Moa-Nalo Characteristics and History

A Moa-Nalo skull fragment in Oahu

David Eickhoff / Flickr / CC BY 2.0

About three million years ago, a population of mallard-like ducks managed to reach the Hawaiian islands, smack in the middle of the Pacific Ocean. Once ensconced in this remote, isolated habitat, these lucky pioneers evolved in a very strange direction: flightless, goose-like, stocky-legged birds that fed not on small animals, fish and insects (like most other birds) but exclusively on plants.

Moa-Nalo Fast Facts

  • Name: Moa-Nalo, also known by the genus names Chelychelynechen, Thambetochen, and Ptaiochen
  • Etymology: Hawaiian for "lost fowl"
  • Habitat: Hawaiian islands
  • Historical Epoch: Pleistocene-Modern, or two million-1,000 years ago
  • Size: Up to 3 feet high and 15 pounds
  • Diet: Herbivore
  • Distinguishing Characteristics: Vestigial wings and stocky legs

The Lost Hawaiian Bird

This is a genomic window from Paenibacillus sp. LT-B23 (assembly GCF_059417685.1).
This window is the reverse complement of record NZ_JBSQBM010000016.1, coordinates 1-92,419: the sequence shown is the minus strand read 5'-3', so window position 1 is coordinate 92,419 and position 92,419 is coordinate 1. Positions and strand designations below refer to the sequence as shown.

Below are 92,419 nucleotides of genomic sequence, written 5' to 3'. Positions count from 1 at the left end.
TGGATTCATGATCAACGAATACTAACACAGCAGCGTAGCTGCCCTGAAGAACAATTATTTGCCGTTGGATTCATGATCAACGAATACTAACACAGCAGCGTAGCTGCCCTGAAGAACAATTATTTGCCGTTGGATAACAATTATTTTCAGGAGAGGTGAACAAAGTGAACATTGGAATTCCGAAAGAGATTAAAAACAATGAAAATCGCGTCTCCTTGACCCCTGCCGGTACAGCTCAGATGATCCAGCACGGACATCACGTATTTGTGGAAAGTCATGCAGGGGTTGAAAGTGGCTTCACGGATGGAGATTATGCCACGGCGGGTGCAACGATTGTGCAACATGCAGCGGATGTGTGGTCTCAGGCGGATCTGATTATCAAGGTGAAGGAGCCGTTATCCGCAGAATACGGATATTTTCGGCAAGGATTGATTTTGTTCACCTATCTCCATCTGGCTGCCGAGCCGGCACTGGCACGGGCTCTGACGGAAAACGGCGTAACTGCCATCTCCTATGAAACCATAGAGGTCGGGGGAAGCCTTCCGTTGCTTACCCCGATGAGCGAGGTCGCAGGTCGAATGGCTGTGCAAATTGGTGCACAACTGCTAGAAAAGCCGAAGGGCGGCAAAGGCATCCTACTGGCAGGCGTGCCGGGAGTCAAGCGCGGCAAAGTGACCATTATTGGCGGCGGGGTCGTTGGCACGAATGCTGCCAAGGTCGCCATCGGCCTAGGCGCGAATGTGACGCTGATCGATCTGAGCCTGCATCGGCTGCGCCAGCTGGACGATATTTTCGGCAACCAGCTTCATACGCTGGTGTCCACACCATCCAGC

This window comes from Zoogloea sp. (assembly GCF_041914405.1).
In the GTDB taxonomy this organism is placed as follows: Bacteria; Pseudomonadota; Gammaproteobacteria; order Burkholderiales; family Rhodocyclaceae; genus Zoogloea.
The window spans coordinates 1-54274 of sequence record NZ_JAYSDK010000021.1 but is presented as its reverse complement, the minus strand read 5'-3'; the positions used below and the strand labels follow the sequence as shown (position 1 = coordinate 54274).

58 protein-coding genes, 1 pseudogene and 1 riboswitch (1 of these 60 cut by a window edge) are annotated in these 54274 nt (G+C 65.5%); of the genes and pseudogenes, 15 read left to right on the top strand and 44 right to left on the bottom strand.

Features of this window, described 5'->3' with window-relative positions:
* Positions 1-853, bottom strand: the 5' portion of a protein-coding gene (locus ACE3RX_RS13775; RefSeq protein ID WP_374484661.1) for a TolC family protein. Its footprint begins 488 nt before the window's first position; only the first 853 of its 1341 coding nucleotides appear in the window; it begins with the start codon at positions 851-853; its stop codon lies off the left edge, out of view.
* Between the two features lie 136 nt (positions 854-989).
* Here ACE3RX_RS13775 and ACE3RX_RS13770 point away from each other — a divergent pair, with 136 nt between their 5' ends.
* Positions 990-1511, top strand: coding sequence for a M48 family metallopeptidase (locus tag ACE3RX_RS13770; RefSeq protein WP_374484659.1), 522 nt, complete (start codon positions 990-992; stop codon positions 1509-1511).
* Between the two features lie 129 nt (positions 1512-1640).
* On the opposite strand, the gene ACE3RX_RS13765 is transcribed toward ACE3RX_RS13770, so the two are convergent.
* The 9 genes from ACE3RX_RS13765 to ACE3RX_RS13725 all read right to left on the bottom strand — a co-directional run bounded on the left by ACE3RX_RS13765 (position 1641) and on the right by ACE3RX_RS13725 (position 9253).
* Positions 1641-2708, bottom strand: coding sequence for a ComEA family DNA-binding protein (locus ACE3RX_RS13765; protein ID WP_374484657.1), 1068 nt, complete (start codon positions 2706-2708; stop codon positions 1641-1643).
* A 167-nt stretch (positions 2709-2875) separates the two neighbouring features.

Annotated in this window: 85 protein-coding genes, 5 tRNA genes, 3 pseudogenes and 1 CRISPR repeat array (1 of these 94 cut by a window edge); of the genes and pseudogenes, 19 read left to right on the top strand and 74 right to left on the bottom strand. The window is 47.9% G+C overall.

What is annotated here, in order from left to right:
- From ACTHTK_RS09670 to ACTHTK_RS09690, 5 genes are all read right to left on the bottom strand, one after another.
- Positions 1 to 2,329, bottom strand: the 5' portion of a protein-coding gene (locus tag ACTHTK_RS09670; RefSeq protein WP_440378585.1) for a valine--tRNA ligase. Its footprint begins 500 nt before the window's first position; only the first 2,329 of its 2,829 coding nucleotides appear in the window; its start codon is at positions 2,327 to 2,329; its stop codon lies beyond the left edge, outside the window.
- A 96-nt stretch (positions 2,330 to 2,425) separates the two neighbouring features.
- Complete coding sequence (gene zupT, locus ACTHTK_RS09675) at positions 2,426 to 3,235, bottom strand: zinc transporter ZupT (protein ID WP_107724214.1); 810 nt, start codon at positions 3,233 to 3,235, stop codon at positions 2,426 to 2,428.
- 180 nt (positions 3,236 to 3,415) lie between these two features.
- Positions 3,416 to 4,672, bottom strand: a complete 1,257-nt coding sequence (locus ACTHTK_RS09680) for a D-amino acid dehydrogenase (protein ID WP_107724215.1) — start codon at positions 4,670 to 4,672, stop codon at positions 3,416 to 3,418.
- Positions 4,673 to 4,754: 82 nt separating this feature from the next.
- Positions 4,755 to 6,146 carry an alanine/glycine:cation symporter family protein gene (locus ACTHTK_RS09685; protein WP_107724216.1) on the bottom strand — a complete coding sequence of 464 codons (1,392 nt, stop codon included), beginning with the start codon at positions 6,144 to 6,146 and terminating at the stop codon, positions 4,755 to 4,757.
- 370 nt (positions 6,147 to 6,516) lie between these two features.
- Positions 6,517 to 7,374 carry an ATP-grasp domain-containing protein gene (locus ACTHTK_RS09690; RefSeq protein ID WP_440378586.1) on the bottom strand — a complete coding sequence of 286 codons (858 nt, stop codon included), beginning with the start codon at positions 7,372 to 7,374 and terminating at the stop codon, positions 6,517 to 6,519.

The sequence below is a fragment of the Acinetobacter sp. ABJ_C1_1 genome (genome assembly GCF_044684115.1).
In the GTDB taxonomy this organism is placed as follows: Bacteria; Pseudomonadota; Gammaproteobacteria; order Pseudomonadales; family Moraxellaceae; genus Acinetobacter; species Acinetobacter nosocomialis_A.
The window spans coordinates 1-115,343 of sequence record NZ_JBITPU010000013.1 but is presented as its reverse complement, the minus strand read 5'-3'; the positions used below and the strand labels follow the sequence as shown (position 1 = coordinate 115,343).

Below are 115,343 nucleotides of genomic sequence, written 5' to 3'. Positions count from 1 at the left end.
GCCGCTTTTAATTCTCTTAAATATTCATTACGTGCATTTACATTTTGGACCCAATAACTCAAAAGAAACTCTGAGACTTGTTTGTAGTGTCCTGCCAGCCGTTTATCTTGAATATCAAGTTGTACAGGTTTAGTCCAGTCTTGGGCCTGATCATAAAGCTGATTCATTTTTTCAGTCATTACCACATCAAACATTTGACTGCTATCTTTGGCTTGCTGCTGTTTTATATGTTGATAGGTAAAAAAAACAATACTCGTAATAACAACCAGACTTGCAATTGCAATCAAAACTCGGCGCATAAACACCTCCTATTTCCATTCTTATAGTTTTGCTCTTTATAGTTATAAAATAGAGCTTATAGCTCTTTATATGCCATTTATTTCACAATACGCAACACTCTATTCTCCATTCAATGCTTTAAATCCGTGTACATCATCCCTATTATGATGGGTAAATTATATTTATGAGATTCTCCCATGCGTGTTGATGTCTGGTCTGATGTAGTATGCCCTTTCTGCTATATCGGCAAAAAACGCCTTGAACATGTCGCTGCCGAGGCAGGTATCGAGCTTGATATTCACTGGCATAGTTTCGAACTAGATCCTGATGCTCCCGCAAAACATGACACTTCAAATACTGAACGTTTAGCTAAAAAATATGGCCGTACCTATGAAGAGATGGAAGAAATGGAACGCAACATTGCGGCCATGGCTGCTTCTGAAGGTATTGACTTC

Collectively known as Moa-Nalo, these birds actually comprised three separate, closely related, and nearly unpronounceable genera: Chelychelynechen, Thambetochen and Ptaiochen. We can thank modern science for what we know about the Moa-Nalo: analysis of fossilized coprolites, or petrified poop, has yielded valuable information about their diet, and traces of preserved mitochondrial DNA point to their duck ancestry (their most likely modern descendant being the Pacific Black Duck.)

Since⁠—like the distantly related Dodo Bird of the island of Mauritius⁠—the Moa-Nalo had no natural enemies, you can probably guess the reason it went extinct around 1000 C.E. As far as archeologists can tell, the first human settlers arrived on the Hawaiian islands about 1,200 years ago, and found the Moa-Nalo easy pickings since this bird was unfamiliar with humans, or with any natural predators. It likely possessed a very trusting nature, and it didn't help that these human pioneers also brought with them the usual complement of rats and cats. These further decimated the Moa-Nalo population, both by targeting the adults and by stealing their eggs. Succumbing to intense ecological disruption, the Moa-Nalo disappeared off the face of the earth about 1,000 years ago, and was unknown to modern naturalists until the discovery of numerous fossils in the early '80s.